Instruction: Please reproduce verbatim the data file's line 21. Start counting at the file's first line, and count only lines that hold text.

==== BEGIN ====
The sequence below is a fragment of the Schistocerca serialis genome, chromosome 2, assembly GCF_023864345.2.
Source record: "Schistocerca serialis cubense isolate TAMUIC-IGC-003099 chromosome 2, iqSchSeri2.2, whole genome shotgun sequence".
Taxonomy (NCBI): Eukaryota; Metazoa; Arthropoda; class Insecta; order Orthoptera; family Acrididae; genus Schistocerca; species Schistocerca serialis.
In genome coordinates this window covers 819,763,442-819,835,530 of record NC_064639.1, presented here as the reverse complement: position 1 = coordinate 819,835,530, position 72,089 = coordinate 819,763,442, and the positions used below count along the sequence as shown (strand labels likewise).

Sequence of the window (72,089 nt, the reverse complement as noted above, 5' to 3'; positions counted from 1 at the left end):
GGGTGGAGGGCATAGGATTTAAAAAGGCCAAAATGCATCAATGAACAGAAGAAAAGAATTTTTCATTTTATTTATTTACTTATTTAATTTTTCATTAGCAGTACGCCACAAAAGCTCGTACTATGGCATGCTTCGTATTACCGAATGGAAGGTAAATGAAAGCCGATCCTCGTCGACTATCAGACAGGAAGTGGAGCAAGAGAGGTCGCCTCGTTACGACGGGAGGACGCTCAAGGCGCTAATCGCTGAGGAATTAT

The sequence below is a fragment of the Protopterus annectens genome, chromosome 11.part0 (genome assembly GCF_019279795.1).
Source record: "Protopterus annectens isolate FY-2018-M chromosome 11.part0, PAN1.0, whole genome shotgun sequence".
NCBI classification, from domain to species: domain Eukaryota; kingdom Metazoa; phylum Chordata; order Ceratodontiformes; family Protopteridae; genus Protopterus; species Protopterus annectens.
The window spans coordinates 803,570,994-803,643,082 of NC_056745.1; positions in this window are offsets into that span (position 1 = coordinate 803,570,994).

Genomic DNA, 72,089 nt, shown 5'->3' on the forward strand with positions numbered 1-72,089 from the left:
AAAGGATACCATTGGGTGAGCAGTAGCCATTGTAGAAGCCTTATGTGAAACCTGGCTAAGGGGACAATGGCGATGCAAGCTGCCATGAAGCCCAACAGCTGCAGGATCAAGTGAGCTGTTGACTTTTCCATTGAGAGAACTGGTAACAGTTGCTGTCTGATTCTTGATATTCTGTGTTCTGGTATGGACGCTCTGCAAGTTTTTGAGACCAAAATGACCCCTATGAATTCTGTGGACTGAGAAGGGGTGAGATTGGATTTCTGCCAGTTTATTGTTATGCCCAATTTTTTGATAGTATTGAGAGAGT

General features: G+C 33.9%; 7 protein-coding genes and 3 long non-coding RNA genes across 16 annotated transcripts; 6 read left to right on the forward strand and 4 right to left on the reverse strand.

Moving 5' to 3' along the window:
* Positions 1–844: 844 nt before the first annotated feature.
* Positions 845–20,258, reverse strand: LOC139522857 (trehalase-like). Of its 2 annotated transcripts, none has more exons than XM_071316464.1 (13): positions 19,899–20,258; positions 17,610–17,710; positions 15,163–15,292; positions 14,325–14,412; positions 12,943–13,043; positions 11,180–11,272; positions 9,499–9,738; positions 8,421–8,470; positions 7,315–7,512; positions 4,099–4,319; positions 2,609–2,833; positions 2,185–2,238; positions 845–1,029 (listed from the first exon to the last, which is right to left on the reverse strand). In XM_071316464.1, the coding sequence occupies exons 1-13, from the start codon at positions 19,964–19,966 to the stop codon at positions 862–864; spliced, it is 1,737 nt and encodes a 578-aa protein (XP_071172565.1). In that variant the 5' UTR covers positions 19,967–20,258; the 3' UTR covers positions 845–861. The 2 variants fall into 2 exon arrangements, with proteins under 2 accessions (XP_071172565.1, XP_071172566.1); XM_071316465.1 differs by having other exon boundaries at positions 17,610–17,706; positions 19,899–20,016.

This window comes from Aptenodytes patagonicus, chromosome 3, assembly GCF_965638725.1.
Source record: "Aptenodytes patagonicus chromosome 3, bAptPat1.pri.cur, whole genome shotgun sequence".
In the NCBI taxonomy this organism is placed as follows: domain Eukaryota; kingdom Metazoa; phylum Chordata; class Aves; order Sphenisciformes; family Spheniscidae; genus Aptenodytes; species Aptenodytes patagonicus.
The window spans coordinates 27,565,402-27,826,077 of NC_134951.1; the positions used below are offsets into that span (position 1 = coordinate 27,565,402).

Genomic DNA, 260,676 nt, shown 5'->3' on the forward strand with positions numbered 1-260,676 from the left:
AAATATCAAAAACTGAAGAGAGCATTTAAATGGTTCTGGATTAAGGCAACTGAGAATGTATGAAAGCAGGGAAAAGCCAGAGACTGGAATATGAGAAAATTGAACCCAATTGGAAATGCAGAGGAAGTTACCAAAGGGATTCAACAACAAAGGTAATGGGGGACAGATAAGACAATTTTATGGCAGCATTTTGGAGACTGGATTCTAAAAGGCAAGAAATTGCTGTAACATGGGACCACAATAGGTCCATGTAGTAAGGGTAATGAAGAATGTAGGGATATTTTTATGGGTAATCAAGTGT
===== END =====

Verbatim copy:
Genomic DNA, 260,676 nt, shown 5'->3' on the forward strand with positions numbered 1-260,676 from the left: